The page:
This coming Friday is St. Paddy’s Day, a day that’s somehow become synonymous with green beer and glittery shamrocks, for better or worse. Now, while some of us can roll with it and get into the spirit of things (everybody’s Irish for a day, right?), we at Craft Beer & Brewing Magazine® want to share some tips on how to brew two excellent Irish beer styles: dry Irish stout and Irish red ale.
First, you need to start your research. Now you might think I’m being tongue in cheek about this (and maybe I am a little bit), but determining the style of beer you want to brew is important. If you like one beer in particular, you’ll want to look into the ingredients it was brewed with—many breweries will hint at the malts and hops used if they don’t outright list them, and that’ll give you some information to start with when you’re preparing your recipe. We’ve compiled a list of stouts and red ales to try to get you started!
All right. Now that you’ve decided on the beer you want to brew and have likely narrowed the types of flavors you want to nail down, let’s break down the two styles. Before you fire up your strike water kettle, bone up on these highlights from Make Your Best Dry Irish Stout and Make Your Best Irish Red Ale by Josh Weikert. We’ve included a few recipes to get you started, too!
Dry Irish Stout
Dry stout is a “small” beer with a big, roasty punch. It should be very low in alcohol and light in body, while at the same time accentuating the coffee and chocolate flavors you’ll derive from the dark malts in the grist. What really makes this beer, though, is roasted barley. Like all the beers in the stout family, it just wouldn’t be complete without it.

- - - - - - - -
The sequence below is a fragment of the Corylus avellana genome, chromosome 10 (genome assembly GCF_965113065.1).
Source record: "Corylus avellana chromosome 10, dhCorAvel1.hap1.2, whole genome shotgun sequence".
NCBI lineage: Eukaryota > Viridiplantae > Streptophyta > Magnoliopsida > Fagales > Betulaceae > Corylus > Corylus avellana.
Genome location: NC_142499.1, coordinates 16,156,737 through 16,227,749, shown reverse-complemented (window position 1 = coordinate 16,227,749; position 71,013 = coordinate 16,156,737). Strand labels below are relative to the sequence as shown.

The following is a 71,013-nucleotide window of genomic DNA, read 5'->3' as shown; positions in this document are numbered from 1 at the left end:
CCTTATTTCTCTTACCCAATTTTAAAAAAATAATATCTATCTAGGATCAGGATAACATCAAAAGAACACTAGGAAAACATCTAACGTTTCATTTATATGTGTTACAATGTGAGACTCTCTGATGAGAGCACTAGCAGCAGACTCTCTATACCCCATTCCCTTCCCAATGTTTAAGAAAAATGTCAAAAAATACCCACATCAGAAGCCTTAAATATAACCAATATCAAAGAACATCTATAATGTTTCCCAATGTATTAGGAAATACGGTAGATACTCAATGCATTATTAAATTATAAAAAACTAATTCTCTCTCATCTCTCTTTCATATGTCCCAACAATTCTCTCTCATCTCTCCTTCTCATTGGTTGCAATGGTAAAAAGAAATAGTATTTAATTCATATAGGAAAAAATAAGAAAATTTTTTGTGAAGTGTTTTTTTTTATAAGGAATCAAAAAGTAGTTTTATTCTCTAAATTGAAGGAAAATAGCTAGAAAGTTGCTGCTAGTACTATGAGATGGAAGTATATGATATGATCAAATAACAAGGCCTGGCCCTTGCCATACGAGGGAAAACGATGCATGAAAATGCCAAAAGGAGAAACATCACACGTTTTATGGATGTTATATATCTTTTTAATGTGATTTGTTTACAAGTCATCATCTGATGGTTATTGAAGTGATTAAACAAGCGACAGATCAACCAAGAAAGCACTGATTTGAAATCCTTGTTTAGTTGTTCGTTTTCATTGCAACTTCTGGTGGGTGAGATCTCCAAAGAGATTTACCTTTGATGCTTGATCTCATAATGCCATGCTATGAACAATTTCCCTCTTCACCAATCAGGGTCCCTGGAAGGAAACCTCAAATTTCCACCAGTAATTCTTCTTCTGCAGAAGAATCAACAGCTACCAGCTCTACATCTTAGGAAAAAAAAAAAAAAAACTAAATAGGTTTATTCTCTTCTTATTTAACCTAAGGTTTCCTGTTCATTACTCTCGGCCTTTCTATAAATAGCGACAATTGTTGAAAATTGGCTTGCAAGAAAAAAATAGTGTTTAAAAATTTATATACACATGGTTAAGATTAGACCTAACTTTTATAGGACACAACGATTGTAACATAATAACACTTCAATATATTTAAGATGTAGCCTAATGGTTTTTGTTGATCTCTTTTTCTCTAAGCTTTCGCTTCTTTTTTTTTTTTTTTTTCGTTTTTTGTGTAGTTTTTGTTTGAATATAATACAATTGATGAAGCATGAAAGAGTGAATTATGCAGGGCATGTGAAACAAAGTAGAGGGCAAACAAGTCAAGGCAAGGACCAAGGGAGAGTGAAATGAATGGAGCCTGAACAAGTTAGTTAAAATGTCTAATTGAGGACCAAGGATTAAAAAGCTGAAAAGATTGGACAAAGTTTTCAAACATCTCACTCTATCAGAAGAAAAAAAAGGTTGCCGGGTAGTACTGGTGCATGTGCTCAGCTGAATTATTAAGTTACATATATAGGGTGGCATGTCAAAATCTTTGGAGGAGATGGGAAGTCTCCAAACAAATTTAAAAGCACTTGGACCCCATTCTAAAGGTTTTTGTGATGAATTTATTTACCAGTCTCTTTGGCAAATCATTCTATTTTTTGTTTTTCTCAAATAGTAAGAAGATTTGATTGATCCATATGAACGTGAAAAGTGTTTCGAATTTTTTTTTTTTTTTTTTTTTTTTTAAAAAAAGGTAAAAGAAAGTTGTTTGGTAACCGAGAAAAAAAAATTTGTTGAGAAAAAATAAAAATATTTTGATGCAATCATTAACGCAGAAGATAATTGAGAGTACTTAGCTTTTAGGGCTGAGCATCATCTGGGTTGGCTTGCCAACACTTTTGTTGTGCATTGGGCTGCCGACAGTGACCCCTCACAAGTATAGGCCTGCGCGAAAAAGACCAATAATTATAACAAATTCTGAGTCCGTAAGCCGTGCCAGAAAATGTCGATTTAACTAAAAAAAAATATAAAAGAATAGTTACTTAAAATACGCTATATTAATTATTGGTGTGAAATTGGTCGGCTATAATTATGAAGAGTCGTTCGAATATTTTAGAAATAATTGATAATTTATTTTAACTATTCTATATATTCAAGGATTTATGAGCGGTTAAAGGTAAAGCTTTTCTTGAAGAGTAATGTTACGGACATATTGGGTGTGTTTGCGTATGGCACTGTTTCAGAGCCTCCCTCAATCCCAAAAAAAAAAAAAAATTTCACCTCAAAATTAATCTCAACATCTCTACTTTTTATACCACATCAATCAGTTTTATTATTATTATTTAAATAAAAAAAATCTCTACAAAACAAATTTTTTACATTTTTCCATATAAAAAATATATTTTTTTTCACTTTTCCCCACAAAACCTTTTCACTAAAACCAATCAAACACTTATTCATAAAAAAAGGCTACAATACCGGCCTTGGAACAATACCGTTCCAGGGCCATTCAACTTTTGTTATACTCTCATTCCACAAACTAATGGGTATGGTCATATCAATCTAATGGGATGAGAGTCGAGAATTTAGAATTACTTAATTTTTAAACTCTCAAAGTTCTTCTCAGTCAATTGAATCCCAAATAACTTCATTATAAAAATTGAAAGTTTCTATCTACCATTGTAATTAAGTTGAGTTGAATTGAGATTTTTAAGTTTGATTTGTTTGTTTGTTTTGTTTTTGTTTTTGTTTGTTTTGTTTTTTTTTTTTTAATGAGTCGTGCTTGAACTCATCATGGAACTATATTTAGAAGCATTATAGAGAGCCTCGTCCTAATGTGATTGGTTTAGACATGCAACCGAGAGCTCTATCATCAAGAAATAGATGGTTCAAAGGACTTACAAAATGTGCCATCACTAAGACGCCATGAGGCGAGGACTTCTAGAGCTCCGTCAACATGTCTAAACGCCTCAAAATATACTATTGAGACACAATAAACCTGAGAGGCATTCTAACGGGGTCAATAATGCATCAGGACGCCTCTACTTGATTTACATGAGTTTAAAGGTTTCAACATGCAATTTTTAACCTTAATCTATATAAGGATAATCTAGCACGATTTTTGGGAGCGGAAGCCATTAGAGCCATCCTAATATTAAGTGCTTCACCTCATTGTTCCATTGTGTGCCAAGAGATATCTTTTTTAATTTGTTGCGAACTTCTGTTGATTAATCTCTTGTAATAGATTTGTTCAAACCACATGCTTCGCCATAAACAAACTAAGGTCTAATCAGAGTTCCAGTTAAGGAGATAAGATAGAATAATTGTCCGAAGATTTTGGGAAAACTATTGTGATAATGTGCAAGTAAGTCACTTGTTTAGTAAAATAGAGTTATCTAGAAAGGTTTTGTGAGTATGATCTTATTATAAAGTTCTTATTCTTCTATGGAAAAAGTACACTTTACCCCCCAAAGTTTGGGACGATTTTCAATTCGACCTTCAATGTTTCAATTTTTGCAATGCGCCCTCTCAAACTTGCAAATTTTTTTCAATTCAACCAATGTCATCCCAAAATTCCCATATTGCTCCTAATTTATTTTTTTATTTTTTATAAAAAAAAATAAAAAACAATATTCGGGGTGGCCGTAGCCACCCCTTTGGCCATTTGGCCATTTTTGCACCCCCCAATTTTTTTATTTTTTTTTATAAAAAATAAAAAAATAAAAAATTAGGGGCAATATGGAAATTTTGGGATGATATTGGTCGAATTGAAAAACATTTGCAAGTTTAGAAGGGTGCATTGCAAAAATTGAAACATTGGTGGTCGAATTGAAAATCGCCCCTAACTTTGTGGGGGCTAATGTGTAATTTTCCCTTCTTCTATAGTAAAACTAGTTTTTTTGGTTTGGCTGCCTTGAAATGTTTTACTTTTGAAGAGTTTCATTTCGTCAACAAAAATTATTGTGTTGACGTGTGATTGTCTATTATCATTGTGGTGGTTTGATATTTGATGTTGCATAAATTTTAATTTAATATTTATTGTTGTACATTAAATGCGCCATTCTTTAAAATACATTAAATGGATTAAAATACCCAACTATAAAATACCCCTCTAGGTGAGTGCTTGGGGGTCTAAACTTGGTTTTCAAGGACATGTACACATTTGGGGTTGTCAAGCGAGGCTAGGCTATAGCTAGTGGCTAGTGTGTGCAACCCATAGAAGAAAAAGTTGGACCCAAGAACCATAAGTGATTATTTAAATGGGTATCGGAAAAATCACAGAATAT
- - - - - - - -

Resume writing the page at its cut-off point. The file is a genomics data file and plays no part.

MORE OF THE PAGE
For a solid base you’ll want to start with a 3:1 ratio of Maris Otter to flaked barley, shooting for a gravity of about 1.036. You’ll want 1 pound (454 g) (per 5 gallons/19 l of target volume) of roasted barley. At the same time, add 4 ounces (113 g) of acidulated malt to the mash, which will add a nice little tart zip to the finished beer and help keep your mash pH in check.
I use a 50/50 blend of Fuggle and Glacier in a 40-minute hops addition with sufficient weight to yield 30 IBUs. The 40-minute addition makes it relatively easy to get the requisite IBUs without needing a ton of hops matter and at the same time preserves a touch of the flavors.
I use my good old Wyeast 1007 (German Ale) yeast here. Wyeast 1007 is also less likely to produce diacetyl than its Irish cousins. It’s your call, of course, but I’d recommend going with the German over the Irish, despite the stylistic national mismatch.
You want to maximize attenuation here, so make sure that your mash is no higher than 152°F (67°C). At the same time, this is a beer that I ferment a bit faster than the others—although I begin at 65°F (19°C), I ramp up 2°F (1°C) per day for 3 days, and then hold. This will be a pretty fast fermentation, since there’s not much to consume, and primary fermentation will likely be complete within 72 hours. If you’re not serving this beer on beer gas (a nitrogen blend), limit the carbonation level to about 1.5 volumes of CO2 to mimic the “pub draught” quality of nitrogenated versions. You might also find that the flaked barley added a bit of protein haze, so this beer is a good candidate for gelatin fining (or you can just, you know, wait).